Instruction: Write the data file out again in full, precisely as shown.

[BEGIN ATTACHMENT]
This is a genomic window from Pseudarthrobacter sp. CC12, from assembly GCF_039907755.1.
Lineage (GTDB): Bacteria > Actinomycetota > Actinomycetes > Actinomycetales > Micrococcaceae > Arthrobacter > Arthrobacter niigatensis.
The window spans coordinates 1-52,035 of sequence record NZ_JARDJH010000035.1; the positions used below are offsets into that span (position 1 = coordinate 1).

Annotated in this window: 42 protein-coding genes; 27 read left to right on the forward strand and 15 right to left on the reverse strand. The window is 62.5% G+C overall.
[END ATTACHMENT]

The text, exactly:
This is a genomic window from Pseudarthrobacter sp. CC12, from assembly GCF_039907755.1.
Lineage (GTDB): Bacteria > Actinomycetota > Actinomycetes > Actinomycetales > Micrococcaceae > Arthrobacter > Arthrobacter niigatensis.
The window spans coordinates 1-52,035 of sequence record NZ_JARDJH010000035.1; the positions used below are offsets into that span (position 1 = coordinate 1).

Annotated in this window: 42 protein-coding genes; 27 read left to right on the forward strand and 15 right to left on the reverse strand. The window is 62.5% G+C overall.